Maxim Gorky

Poems by Maxim Gorky

A Kazan newspaper reported in 1887 the discovery of a baker, Aleksey Peshkov, found unconscious on the shore of the Volga after trying to commit suicide. It was the first printed mention of a man whose talent and destiny would bring him worldwide fame as Maksim Gorky.

Gorky was the first writer to describe Russia from inside the world of workers, wanderers, and unfortunates. While Lev Tolstoy and Sergey Aksakov portray their aristocratic childhoods in their works, Gorky’s Childhood (1913) and In the World (1916), the first two volumes of his autobiography, reveal the common person’s childhood- no less precious and poetic. Gorky was a romantic of the lower depths who predicted and supported the Revolution, never suspecting the vileness that could arise from those depths when they were stirred up by irresponsible agents.

In Russia in his lifetime, Gorky was second only to Tolstoy in popularity. Although his poetry retreats significantly before his best prose, there was not a single person in pre-Revolution Russia who would not have known his “Song of the Stormy Petrel," reprinted here. The Revolution prophesied by his “Stormy Petrel," though, turned out to be not at all what Gorky had envisioned.

After supporting the Bolsheviks before the Revolution, Gorky abruptly voiced his opposition to the Red violence that replaced the decrepit, crumbling autocracy. His articles, printed in the newspaper Novaya zhizn (New Life), were collected in a book of anti Bolshevik and anti Leninist commentary, Nesvoevremennye mysli (Ill-Timed Thoughts) (1918), which holds the distinction of being among the first books forbidden and confiscated by Soviet authorities as they launched a revival of censorship far more terrible than under the Tsars. The book was repressed and all but forgotten while Gorky was canonized a Communist saint.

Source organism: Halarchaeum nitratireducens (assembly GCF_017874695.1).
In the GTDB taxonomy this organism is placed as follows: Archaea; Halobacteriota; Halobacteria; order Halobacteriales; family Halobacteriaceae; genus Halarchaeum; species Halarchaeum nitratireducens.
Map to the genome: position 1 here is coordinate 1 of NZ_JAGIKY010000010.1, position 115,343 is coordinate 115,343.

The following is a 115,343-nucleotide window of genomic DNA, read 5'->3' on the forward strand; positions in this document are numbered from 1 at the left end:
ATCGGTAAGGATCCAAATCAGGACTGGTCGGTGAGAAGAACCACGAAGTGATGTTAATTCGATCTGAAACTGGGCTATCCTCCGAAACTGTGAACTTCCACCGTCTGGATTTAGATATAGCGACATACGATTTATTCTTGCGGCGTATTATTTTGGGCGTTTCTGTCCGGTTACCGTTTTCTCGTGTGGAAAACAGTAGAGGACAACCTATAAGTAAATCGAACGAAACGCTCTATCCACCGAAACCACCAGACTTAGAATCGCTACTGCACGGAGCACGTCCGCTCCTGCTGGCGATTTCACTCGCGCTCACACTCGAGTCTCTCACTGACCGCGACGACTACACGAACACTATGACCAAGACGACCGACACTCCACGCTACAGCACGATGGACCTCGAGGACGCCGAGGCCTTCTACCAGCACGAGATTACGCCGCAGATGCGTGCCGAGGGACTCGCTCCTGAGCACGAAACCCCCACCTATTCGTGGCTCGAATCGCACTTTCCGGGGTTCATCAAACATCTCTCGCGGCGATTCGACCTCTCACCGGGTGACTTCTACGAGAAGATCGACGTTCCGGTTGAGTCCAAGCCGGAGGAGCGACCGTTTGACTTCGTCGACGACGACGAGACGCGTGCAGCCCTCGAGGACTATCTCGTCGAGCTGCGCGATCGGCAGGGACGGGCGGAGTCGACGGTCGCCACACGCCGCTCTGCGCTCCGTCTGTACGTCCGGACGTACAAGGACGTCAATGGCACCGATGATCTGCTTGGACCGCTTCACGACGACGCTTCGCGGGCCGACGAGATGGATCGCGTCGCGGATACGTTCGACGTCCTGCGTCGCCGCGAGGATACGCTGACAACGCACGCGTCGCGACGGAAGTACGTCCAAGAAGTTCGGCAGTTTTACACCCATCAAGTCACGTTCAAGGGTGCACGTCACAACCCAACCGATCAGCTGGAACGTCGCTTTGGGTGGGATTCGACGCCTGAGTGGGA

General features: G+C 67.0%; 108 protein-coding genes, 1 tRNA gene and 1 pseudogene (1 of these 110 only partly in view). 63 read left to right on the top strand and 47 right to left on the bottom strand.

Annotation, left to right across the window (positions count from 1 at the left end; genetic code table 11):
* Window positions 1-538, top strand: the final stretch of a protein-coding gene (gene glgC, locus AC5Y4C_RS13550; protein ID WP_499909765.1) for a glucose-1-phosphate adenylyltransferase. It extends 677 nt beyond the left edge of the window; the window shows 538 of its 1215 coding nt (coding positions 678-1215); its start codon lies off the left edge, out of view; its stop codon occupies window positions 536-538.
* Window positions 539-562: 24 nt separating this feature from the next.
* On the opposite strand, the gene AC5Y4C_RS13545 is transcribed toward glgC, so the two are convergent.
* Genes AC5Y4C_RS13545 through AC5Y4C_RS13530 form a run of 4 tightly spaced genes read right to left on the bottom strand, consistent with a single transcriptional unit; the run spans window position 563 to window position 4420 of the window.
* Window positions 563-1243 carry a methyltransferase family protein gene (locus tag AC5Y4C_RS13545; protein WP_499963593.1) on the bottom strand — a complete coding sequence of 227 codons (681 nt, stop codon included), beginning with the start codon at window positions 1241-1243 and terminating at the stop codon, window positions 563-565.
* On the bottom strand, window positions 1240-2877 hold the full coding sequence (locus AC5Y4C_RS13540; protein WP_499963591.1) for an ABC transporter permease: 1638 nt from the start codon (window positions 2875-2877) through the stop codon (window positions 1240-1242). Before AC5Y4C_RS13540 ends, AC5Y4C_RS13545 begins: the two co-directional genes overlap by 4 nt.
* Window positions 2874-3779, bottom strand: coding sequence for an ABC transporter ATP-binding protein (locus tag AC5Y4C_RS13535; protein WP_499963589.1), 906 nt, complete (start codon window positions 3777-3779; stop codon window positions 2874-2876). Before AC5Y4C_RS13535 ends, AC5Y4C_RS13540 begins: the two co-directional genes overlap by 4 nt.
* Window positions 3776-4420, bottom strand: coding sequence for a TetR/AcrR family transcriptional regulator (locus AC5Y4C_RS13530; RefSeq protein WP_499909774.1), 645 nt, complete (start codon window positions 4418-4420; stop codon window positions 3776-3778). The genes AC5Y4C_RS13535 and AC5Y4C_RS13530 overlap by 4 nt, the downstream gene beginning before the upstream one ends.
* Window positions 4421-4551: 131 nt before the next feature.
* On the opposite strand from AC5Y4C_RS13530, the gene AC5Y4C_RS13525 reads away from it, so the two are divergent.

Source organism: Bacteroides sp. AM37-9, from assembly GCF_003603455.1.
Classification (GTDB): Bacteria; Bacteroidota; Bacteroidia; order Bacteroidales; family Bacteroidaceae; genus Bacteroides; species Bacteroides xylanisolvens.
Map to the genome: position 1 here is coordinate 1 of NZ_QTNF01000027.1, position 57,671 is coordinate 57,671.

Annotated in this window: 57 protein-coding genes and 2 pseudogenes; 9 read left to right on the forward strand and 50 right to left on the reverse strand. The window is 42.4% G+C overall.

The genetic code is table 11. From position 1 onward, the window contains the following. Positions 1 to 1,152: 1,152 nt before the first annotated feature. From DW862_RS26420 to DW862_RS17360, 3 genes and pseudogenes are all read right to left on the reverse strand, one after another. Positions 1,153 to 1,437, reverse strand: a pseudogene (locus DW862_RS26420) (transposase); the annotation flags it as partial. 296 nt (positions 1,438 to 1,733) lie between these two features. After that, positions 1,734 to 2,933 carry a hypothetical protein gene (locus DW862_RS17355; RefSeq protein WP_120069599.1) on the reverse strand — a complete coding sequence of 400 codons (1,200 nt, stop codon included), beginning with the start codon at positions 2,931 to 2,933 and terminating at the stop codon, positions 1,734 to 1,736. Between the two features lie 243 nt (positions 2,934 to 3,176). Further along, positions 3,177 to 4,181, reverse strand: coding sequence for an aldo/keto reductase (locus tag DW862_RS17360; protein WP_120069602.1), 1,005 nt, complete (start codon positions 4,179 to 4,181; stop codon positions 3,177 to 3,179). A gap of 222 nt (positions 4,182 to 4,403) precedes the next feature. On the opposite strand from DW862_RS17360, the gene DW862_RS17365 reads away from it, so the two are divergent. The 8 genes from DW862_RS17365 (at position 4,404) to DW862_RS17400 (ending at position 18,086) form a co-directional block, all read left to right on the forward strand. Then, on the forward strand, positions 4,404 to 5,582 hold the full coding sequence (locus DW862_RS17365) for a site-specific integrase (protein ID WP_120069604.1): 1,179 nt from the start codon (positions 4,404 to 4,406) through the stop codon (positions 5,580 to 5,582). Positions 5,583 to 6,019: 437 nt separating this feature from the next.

One school of thought considers Gorky guilty of everything that happened to Russian culture under bolshevism. This charge has a concrete foundation: to Gorky belong the words “If the enemy doesn’t give up, he must be exterminated”; and Gorky is largely responsible for the theory of Socialist Realism, which so throttled all creativity. Gorky also headed a group of writers who in the 1930s made a propaganda voyage to the Solovetsky gulag on the Belomor Canal, which had been built with convict labor. But it is also important to remember that he took great risks to help the intelligentsia, saving many from Bolshevik violence, and we now know from newly surfaced documents that Gorky wanted to leave Soviet Russia for good in the early 1920s. The diaries of Romain Rolland concerning his trip to the USSR in the 1930s (published according to his will fifty years after his death) confirm that Gorky was not politically blind. It seems clear that Gorky understood the full depth of the tragedy taking place in Russia. Some believe that Gorky agreed to his propaganda trip only to expose Stalin’s tyranny and that Stalin surmised the writer’s intentions and did away with him as part of the systematic repression of intellectual opposition. The exact circumstances of his death are clouded in mystery, but Gorky dead was more comfortable for Stalin than Gorky alive.

1901

1902

1905